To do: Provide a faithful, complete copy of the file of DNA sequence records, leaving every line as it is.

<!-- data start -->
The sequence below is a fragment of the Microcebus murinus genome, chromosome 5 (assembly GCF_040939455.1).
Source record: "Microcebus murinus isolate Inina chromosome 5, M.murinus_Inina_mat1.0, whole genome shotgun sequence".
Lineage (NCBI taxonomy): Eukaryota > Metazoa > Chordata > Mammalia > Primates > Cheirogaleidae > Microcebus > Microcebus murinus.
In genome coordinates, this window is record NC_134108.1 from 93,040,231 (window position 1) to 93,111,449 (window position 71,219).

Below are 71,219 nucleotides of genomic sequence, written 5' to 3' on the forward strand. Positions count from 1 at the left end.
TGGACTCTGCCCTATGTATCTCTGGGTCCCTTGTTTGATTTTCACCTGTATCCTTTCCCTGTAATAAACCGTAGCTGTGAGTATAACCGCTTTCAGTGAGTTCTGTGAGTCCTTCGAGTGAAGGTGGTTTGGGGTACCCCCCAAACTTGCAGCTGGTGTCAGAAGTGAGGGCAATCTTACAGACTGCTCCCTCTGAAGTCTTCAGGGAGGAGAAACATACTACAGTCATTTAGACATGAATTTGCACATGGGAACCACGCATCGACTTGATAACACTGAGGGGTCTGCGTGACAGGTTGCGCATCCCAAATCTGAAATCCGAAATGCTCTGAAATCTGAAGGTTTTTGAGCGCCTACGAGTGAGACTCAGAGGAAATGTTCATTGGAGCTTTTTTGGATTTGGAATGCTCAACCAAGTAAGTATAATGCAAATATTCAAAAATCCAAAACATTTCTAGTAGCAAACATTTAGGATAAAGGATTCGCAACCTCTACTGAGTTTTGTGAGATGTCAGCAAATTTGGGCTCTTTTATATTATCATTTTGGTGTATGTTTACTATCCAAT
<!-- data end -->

The sequence below is a fragment of the Microcebus murinus genome, chromosome 5 (assembly GCF_040939455.1).
Source record: "Microcebus murinus isolate Inina chromosome 5, M.murinus_Inina_mat1.0, whole genome shotgun sequence".
Lineage (NCBI taxonomy): Eukaryota > Metazoa > Chordata > Mammalia > Primates > Cheirogaleidae > Microcebus > Microcebus murinus.
In genome coordinates, this window is record NC_134108.1 from 93,040,231 (window position 1) to 93,111,449 (window position 71,219).

Below are 71,219 nucleotides of genomic sequence, written 5' to 3' on the forward strand. Positions count from 1 at the left end.
TGGACTCTGCCCTATGTATCTCTGGGTCCCTTGTTTGATTTTCACCTGTATCCTTTCCCTGTAATAAACCGTAGCTGTGAGTATAACCGCTTTCAGTGAGTTCTGTGAGTCCTTCGAGTGAAGGTGGTTTGGGGTACCCCCCAAACTTGCAGCTGGTGTCAGAAGTGAGGGCAATCTTACAGACTGCTCCCTCTGAAGTCTTCAGGGAGGAGAAACATACTACAGTCATTTAGACATGAATTTGCACATGGGAACCACGCATCGACTTGATAACACTGAGGGGTCTGCGTGACAGGTTGCGCATCCCAAATCTGAAATCCGAAATGCTCTGAAATCTGAAGGTTTTTGAGCGCCTACGAGTGAGACTCAGAGGAAATGTTCATTGGAGCTTTTTTGGATTTGGAATGCTCAACCAAGTAAGTATAATGCAAATATTCAAAAATCCAAAACATTTCTAGTAGCAAACATTTAGGATAAAGGATTCGCAACCTCTACTGAGTTTTGTGAGATGTCAGCAAATTTGGGCTCTTTTATATTATCATTTTGGTGTATGTTTACTATCCAAT